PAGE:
Two thirds of Scottish Government ministerial cars are diesel it emerged this week following an investigation by The Scotsman.
Under plans to reduce the air pollution that is estimated to cost the lives of over 40,000 people around Britain every year, the dirtiest vehicles are to be banned from city centres in Scotland by 2020.
It is disappointing that two thirds of Scottish ministerial vehicles are diesel-powered, but we suspect this ‘do as we say and not as we do’ approach to air pollution is echoed by many areas of government around Britain, including at a local level. For example, it is common practice for local mayors to arrive at official engagements in a diesel powered limousine which sends an altogether unhelpful message when air pollution is having such a detrimental effect on the communities they serve.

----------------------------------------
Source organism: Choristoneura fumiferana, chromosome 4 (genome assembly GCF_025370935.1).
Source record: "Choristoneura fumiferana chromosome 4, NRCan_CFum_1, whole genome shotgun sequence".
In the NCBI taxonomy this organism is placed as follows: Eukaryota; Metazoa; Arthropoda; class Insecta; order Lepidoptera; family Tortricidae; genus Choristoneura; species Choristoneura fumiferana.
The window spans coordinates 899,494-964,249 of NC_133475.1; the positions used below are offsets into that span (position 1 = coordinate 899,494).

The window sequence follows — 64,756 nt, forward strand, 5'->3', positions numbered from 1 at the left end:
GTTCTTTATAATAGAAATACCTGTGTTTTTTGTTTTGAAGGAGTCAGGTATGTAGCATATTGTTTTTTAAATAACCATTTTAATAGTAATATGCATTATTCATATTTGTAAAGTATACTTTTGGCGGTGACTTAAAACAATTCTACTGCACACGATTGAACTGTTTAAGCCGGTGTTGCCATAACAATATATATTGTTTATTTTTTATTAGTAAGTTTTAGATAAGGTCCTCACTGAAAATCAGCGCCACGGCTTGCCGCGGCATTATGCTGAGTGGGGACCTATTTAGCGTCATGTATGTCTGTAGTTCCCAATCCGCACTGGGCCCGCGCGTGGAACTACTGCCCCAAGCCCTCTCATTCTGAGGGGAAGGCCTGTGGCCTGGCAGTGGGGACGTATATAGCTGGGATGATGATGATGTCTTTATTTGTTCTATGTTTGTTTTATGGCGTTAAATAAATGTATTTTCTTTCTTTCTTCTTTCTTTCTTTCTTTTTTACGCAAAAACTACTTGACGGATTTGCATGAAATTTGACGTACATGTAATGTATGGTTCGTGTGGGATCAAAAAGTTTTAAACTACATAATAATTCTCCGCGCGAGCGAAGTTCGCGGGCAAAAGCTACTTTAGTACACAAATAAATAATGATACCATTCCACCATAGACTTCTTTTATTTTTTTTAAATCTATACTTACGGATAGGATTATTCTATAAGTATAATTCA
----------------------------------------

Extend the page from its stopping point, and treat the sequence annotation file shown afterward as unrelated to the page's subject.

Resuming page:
| Scottish Liberal Democrat environment spokesperson Mariam Mahmood: “This is embarrassing – SNP ministers should be leading by example.”
Can official transport be green?
Yes, absolutely. Local officials who feel their arrival deserves the pomp and ceremony of a fossil-fuelled limousine should take inspiration from the Dutch prime minister, who often cycles to his engagements. Nearer to home, South Wales police have stopped employing drivers for their senior officers. As a result, Chief constable Matt Jukes, now uses alternative means of transport for official business – in his case, a Brompton folding bike.
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